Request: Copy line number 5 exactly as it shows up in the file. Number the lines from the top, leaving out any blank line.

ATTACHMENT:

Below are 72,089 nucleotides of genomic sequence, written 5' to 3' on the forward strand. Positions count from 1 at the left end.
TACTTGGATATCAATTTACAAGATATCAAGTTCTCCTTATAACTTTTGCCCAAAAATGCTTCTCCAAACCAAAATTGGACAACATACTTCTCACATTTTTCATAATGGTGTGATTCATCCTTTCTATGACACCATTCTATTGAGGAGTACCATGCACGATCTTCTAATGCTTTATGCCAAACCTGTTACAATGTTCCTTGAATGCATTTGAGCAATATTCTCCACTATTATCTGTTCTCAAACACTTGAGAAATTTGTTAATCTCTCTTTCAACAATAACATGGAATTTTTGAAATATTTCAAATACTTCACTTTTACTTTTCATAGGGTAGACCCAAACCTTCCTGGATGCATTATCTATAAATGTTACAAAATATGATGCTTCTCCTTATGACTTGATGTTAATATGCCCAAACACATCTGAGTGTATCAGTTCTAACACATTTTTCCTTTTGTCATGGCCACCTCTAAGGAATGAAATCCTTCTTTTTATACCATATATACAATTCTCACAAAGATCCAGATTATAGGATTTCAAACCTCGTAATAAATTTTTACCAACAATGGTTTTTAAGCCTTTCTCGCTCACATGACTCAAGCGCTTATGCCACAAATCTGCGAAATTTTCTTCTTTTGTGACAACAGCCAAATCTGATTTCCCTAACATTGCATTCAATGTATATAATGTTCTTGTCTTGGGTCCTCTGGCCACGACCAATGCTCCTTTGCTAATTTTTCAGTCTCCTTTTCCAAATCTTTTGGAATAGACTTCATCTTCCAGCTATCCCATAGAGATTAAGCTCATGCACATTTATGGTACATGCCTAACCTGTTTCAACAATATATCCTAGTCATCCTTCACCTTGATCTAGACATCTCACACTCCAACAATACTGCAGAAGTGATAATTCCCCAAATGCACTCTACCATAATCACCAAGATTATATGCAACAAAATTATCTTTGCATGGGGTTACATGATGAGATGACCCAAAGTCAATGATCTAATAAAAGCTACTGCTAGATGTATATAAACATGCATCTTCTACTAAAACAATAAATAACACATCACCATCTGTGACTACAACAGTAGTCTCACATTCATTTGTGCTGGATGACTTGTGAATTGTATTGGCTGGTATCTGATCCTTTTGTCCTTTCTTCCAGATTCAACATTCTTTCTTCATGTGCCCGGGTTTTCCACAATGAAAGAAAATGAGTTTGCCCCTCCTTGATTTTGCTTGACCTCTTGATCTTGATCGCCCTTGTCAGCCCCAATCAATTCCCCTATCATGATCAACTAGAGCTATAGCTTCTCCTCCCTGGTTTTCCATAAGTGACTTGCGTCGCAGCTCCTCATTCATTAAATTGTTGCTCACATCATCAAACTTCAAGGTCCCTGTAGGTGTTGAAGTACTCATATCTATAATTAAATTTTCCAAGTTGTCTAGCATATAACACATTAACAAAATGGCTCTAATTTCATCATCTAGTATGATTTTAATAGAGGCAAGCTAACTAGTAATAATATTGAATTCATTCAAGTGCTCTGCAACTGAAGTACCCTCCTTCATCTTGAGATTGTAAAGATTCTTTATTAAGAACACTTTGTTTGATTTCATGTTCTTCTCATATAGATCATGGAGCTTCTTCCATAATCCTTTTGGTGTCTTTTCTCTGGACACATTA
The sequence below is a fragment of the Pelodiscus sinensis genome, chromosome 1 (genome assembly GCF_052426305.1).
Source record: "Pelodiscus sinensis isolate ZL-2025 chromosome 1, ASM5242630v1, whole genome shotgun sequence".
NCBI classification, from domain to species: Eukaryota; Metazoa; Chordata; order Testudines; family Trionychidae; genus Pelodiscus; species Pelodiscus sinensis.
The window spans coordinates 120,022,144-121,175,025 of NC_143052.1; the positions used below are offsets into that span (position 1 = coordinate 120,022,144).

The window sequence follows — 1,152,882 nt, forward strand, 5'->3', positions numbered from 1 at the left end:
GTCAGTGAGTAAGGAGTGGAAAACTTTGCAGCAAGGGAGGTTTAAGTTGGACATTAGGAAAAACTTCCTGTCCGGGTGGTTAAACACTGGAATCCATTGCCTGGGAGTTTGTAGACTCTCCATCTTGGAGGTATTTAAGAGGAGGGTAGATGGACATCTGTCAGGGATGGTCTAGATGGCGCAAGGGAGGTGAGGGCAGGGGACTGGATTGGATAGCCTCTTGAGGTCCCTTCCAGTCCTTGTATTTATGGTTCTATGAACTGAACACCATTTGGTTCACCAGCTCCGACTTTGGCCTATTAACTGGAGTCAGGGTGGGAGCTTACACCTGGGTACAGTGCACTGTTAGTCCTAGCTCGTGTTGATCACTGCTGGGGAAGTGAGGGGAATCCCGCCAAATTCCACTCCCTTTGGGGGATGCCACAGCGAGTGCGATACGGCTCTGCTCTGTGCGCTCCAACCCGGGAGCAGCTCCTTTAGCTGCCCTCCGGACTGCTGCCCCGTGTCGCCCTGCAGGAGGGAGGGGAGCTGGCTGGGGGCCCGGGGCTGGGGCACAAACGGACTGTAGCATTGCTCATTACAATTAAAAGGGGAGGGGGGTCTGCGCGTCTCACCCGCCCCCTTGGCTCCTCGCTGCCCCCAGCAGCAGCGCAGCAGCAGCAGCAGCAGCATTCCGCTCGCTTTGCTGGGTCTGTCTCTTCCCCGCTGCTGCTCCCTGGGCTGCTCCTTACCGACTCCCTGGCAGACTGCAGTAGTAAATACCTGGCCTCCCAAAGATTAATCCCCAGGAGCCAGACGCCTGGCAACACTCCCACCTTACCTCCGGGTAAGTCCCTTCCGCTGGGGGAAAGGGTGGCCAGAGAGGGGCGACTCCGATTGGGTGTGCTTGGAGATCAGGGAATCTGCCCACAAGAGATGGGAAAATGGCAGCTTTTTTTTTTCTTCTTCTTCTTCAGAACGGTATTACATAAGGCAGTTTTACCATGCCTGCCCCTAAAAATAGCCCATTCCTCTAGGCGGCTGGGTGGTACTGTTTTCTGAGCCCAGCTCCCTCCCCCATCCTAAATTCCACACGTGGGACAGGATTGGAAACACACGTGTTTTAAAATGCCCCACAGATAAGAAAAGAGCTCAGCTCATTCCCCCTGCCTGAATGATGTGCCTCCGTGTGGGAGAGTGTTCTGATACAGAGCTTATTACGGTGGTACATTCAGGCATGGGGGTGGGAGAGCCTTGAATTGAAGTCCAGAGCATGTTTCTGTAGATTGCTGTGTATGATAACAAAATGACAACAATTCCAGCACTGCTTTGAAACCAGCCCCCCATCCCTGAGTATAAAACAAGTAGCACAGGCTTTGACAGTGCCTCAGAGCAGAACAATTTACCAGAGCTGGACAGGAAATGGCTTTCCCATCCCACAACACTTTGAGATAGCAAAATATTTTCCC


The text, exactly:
NCBI classification, from domain to species: Eukaryota; Metazoa; Chordata; order Testudines; family Trionychidae; genus Pelodiscus; species Pelodiscus sinensis.